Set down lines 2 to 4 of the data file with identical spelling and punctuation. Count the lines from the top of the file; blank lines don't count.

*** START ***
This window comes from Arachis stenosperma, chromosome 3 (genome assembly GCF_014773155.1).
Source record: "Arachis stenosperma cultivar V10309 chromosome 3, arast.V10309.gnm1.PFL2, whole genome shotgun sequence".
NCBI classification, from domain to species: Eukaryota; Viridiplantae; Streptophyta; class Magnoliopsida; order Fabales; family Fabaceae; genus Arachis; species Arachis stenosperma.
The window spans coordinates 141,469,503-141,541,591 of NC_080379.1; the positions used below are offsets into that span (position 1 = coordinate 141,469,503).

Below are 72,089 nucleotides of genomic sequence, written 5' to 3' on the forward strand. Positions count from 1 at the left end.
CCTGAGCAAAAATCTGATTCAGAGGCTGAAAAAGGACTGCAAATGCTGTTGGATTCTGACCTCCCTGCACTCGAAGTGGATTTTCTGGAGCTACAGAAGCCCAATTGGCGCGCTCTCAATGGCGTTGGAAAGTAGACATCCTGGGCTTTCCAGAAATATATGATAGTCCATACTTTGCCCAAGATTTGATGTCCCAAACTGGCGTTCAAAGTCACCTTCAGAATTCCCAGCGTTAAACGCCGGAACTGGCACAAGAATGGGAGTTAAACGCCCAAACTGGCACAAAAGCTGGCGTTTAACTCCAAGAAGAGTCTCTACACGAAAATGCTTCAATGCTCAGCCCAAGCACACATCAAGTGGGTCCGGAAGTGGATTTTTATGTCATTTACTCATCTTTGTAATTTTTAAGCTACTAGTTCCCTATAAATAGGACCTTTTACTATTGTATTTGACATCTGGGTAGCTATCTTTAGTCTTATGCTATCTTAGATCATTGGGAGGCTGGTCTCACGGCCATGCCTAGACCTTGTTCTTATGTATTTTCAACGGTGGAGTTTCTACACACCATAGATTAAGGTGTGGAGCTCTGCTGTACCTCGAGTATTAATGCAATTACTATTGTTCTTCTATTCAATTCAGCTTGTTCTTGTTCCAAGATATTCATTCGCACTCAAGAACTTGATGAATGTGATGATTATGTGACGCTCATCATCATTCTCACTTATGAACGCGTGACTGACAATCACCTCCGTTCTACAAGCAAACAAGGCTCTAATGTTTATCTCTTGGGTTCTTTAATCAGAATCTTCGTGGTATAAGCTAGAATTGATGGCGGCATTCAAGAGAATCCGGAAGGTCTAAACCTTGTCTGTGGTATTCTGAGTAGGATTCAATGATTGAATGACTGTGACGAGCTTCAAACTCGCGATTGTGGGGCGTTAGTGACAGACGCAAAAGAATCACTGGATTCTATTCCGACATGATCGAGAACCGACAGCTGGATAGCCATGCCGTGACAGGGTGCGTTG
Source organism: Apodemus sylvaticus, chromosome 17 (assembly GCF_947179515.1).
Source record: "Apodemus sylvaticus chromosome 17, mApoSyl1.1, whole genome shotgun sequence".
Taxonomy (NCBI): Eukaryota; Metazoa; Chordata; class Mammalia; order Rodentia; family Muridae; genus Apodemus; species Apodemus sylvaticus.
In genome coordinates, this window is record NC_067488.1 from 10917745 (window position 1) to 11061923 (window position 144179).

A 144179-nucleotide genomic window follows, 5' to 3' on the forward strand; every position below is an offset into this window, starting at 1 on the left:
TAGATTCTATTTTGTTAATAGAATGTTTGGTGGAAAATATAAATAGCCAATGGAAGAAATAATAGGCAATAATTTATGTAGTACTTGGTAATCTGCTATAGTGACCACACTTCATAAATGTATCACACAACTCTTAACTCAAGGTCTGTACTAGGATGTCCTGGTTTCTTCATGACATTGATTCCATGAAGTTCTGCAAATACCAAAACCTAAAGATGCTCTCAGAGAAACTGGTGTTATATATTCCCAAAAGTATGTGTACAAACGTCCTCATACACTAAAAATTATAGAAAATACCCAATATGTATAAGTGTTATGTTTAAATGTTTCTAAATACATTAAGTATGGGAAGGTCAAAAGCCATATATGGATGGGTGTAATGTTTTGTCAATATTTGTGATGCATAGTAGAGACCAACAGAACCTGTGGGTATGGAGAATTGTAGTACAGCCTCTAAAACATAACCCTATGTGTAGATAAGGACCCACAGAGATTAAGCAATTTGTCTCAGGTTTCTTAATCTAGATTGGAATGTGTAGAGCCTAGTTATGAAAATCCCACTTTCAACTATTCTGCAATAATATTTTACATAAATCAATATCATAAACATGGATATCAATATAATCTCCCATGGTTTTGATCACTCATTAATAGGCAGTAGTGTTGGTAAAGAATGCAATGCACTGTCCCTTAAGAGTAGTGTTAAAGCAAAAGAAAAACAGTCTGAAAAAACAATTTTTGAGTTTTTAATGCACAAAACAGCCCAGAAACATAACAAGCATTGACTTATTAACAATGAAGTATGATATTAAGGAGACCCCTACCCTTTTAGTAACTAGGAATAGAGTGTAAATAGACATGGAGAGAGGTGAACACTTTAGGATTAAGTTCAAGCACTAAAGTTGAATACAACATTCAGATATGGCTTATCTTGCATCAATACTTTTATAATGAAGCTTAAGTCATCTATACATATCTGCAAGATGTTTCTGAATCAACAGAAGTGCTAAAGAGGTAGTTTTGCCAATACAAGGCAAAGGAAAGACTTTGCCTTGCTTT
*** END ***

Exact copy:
Source record: "Arachis stenosperma cultivar V10309 chromosome 3, arast.V10309.gnm1.PFL2, whole genome shotgun sequence".
NCBI classification, from domain to species: Eukaryota; Viridiplantae; Streptophyta; class Magnoliopsida; order Fabales; family Fabaceae; genus Arachis; species Arachis stenosperma.
The window spans coordinates 141,469,503-141,541,591 of NC_080379.1; the positions used below are offsets into that span (position 1 = coordinate 141,469,503).